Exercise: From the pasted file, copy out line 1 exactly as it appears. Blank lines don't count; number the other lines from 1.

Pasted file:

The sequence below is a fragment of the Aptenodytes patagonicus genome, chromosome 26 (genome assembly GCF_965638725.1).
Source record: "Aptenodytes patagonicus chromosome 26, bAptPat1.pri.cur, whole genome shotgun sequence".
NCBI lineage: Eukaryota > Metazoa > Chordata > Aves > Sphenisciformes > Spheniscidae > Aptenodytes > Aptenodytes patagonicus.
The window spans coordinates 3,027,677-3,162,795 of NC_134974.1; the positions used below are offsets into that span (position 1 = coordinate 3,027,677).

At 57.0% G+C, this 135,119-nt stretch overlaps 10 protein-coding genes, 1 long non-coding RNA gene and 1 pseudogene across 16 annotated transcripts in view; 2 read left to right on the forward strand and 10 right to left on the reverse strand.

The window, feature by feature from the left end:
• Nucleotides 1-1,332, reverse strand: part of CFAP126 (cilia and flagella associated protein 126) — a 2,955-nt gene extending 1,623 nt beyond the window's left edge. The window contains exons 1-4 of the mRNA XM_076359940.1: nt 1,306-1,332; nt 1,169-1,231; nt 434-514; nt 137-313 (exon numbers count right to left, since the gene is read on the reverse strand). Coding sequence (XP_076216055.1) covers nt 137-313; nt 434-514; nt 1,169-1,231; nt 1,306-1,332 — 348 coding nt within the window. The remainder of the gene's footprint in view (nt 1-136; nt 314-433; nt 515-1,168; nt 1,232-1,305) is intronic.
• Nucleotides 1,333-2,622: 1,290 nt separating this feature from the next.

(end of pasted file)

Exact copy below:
The sequence below is a fragment of the Aptenodytes patagonicus genome, chromosome 26 (genome assembly GCF_965638725.1).